23. Song No. 165: “All Ears,” The New Amsterdams
Never You Mind, 2002
This song, like so much of Matt Pryor’s early-aughts output, had me contemplating my own feelings with every replay and excruciating, poignantly felt moment that only exists in too-sensitive but also self-obsessed teenagers who immediately personalized every even remotely relatable song that struck a nerve without considering a broader context because daaaayum, does navel-gazing ever generate one wicked case of tunnel-vision.
It’s about fighting in a relationship, which lands a lot differently when you’re on the precipice of legal adulthood but still so childishly clueless about navigating your emotions that you shouldn’t be trusted with your own heart let alone someone else’s but you plow on ahead anyway. (Which is to say, the point tends to get missed entirely before you have the maturity to get the message years later in one walloping gut-punch.)
But this isn’t about any of that because, even if I’ve finally learned that not fighting at all is just as bad as fighting unhealthily, nothing about the actual lyrics of this song ever really hit me as hard as the sound of it did. I just love the way this song progresses like an argument but without all the anxiety of shifting, escalating emotions guiding the way things unfold and ensuring that they most definitely get out of hand or become about something other than the inciting incident itself.
Lyrics like “Came by to make you angrier again” and “Your anger suits you / It makes you beautiful / Gives you confidence / To come at me with more than your bare hands” makes me feel like it this is one that I should feel a little strange about loving so much, but the raw intensity and transparency of emotion are just so palpable and impossible to avoid crawling inside for a while that it just sticks with me for a while. It feels multidimensional and lived-in in ways that only songs that I’ve selfishly, obsessively loved since high school do.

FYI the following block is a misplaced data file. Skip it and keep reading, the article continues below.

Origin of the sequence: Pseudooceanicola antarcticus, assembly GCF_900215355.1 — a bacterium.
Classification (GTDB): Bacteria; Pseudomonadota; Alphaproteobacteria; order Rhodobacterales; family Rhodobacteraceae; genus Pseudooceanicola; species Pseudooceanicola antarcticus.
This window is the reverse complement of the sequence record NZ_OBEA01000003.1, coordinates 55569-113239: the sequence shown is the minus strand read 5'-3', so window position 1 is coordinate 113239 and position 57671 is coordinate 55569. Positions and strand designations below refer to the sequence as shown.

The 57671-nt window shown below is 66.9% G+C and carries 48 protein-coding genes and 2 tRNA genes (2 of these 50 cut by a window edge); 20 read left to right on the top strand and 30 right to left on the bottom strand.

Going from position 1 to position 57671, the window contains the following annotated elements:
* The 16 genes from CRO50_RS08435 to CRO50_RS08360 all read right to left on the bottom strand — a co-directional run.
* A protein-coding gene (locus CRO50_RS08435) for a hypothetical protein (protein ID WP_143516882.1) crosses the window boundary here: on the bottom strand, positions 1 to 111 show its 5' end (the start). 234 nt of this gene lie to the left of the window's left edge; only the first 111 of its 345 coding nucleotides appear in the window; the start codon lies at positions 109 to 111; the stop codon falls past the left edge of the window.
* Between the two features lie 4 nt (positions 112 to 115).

Plus, the Bamboozle connection makes it a little special, too. I came back to this song a couple more times than I usually do while I was trying to figure out how to write about it, and that just gave way to one shockingly thorough Wikipedia rabbit hole. And then it was all Asbury Park Convention Center, broken windows on drafty days, intimate small-crowd shows tucked away in conference rooms boasting all the charm of a 1970s high-school all-purpose room, literally running into musicians we’d only ever adored from afar, and answered requests that defied their lousy surrounding’s lousy acoustics.
(It’s worthy noting that Asbury Park is thriving these days and has become the kind of place where there is absolutely no question I’d rather be there playing Friday hooky for my best friend’s August birthday than hating my job in person for another wasted beautiful day: Atlantic Shitty–sorry, City–would have been a much harder sell. Mid-aughts Asbury was certainly in much better shape than its late-’90s counterpart that we bravely Weird-New-Jersey’d our way through, but it was just starting to reclaim itself and shake away the decades of accumulated rust and reputation by the time Bamboozle started attracting my friends and me to the musically famed seaside town in the daylight. The convention center was an unholy mess back then, not that we cared when so many of our favorite bands were all in one place for three! goddamned! days!)
And in one of those rooms, The New Amsterdams–which is basically Matt Pryor and his guitar–played a set to a small but dedicated crowd. I was overjoyed because I didn’t think I’d ever experience any of those songs live, so my already tenuous self-control had long-ago yielded to my gleeful fangirling. I don’t remember if requests were welcome or I just blurted out the two songs I loved the most, but I caught myself calling (from the front row, because this is Serious Business) out to hear either this or “Stay on the Phone.” Someone else else echoed the latter, and this one was promised for later.
There are albums that have fallen by the wayside over the years: Para Toda Vida is one of them. But there are certain songs that I never completely outgrow or fall out of love with or shed, and “All Ears” is one of them. It’s exactly what happens when a song as a wholly self-sustaining entity intertwines itself into a memory or a moment and starts to feel like a thing with weight and presence that’s helps it ground itself just solidly enough to ensure that it sticks around for a while.